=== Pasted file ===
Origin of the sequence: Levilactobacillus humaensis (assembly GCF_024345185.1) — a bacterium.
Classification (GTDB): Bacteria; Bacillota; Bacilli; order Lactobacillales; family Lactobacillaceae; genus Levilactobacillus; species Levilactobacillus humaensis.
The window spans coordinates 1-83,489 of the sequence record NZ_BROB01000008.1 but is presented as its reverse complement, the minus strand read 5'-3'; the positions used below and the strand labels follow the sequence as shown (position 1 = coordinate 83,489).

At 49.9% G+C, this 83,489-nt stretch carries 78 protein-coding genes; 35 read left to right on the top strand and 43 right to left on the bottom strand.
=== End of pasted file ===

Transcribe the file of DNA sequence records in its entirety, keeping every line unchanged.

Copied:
Origin of the sequence: Levilactobacillus humaensis (assembly GCF_024345185.1) — a bacterium.
Classification (GTDB): Bacteria; Bacillota; Bacilli; order Lactobacillales; family Lactobacillaceae; genus Levilactobacillus; species Levilactobacillus humaensis.
The window spans coordinates 1-83,489 of the sequence record NZ_BROB01000008.1 but is presented as its reverse complement, the minus strand read 5'-3'; the positions used below and the strand labels follow the sequence as shown (position 1 = coordinate 83,489).

At 49.9% G+C, this 83,489-nt stretch carries 78 protein-coding genes; 35 read left to right on the top strand and 43 right to left on the bottom strand.